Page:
Because 20 percent of the sample showed unacceptable lead levels, Environmental Protection Agency and Missouri Department of Natural Resources rules mandate that customers be informed of the findings.

The city of Paris mailed a letter to utility customers last week that reported finding higher-than-allowed lead in two of 10 homes that were recently tested.

Because 20 percent of the sample showed unacceptable lead levels, Environmental Protection Agency and Missouri Department of Natural Resources rules mandate that customers be informed of the findings. The two homes were tested a second time, which did not reflect increased lead levels. Nonetheless, the notifications were required of the city.

At first, the letter caused a bit of a stir in the city, particularly on Facebook, but City Superintendent Lisa Hollingsworth has been quick to point out that the lead discovered does not mean there are lead issues in the city’s water utility delivery system.

“This is not in the water supply, not in the city’s infrastructure,” she said. “Out of a random of 10 homes, two tested for elevated levels of lead, and because of that, we made people aware.”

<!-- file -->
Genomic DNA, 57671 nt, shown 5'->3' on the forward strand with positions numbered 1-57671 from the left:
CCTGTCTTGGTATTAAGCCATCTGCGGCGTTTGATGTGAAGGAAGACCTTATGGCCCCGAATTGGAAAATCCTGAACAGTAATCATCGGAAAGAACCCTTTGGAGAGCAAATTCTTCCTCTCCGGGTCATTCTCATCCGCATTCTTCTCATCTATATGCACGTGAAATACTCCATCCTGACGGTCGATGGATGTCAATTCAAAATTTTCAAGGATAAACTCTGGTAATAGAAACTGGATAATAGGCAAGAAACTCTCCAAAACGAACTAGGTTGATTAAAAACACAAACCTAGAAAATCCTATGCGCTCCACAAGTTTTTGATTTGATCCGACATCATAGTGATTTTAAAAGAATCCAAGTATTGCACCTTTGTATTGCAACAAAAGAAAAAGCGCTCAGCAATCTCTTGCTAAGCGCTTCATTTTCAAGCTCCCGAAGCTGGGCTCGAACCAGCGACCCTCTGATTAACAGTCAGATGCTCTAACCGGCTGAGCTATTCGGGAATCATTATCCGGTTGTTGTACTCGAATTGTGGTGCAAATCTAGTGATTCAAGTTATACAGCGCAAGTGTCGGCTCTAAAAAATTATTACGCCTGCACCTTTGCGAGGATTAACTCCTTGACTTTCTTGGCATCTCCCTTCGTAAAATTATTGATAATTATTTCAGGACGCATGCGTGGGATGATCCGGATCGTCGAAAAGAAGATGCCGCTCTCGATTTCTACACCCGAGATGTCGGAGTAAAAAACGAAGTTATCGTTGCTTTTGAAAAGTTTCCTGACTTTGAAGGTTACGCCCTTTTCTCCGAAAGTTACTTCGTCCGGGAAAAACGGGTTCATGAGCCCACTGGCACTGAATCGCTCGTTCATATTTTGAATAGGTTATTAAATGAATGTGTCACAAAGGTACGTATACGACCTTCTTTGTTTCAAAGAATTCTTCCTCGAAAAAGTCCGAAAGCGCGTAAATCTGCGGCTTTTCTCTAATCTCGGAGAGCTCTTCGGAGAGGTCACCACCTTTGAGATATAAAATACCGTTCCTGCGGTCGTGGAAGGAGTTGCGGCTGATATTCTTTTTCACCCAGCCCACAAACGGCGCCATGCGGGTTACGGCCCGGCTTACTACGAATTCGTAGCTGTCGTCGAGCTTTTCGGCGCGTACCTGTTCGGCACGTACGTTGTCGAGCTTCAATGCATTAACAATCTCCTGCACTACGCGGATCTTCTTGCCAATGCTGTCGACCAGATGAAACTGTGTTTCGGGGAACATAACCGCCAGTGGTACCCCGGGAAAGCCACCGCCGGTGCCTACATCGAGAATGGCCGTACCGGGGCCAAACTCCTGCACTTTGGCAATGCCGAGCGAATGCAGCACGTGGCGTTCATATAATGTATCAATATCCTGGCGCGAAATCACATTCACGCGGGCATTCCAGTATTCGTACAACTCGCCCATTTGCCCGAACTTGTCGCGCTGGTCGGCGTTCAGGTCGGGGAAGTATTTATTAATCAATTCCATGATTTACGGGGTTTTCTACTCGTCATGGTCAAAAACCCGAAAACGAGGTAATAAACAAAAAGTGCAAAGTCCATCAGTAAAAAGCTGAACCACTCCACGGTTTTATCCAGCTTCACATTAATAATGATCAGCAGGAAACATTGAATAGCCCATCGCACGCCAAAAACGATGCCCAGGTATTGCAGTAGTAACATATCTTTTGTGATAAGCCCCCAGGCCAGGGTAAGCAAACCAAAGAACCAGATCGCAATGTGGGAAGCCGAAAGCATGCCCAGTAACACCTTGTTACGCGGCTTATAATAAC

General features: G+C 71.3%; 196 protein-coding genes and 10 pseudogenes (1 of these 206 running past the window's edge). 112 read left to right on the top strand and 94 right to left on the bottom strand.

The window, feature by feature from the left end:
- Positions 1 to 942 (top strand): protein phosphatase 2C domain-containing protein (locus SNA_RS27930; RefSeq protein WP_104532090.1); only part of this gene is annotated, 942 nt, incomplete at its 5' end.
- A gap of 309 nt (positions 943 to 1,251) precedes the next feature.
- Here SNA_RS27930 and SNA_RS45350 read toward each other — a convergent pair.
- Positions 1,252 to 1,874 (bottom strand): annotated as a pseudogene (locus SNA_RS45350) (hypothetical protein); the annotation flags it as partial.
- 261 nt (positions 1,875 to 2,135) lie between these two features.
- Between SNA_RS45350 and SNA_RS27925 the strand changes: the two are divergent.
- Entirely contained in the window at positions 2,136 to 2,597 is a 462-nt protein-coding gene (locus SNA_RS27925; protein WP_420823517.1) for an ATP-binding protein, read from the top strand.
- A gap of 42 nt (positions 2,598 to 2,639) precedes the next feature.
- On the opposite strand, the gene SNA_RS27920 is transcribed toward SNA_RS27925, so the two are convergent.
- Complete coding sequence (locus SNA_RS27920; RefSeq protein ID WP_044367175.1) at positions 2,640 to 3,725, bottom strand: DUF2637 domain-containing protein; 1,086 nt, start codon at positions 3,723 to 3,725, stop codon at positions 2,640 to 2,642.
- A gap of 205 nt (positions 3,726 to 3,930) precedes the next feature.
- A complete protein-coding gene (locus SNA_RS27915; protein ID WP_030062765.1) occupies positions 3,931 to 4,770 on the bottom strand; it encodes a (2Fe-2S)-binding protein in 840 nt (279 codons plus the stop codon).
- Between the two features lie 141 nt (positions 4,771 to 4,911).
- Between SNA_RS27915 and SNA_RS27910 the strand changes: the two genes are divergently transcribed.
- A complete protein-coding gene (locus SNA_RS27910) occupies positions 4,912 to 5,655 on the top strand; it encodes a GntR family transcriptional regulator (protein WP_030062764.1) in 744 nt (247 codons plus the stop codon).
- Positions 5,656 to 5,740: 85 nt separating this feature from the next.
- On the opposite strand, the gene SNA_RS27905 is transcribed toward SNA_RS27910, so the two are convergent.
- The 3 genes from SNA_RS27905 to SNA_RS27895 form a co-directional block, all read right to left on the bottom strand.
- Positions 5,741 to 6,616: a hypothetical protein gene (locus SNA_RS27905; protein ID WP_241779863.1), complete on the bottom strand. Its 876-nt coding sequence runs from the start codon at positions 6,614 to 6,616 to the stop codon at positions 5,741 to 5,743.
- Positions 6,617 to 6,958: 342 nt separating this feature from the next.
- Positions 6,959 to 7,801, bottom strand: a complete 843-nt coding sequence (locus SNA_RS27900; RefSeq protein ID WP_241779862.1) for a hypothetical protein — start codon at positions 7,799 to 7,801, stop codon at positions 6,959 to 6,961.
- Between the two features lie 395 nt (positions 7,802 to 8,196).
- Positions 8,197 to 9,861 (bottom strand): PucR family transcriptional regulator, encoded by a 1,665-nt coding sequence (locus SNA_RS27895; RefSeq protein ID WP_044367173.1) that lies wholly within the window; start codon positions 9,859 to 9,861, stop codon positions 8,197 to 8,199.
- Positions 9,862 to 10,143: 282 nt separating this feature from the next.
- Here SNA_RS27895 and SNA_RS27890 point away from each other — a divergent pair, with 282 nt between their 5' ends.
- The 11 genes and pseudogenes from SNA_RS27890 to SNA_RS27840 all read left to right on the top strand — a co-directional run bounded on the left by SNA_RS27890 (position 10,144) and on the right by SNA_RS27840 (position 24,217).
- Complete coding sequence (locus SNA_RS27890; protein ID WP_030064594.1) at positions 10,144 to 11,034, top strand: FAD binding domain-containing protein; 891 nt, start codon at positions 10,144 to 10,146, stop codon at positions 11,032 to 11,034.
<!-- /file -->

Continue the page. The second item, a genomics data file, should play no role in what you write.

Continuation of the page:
She added that there have been no issues with the city’s supplier of water, the Clarence Cannon Water District.

There are many factors that could cause increased lead levels, including older metal or copper pipes, and even defective faucets.

The letter outlines precautions that customers can take to avoid lead:

Purchase bottled water for cooking and drinking

Flush the tap for one to two minutes before using the water for cooking or drinking. Doing this reduces lead and copper levels because if flushes away the water that has been sitting in the pipes or against fittings.

Purchase or lease a home treatment device. Treatment devices can only be used with the faucet to which it is connected, so multiple units could be required. And the units need regular maintenance and cleaning. The Natural Resources Department advise to carefully verify the claims made by the device manufacturers. Many such devices are sold via in-home high-pressure sales pitches, and the units are frequently overpriced and underperform.

Municipal utilities and water customers across America have been sensitive to any kind of lead issue in the wake of the deadly disaster with the Flint, Mich., municipal water system.

If consumers have questions about their city’s water supply, they can contact the Natural Resources Department’s Public Drinking Water Branch at 800-361-4827, or 573-751-1406.

“If you have questions about the water in your home, you buy a certified testing kit at Home Depot,” she said.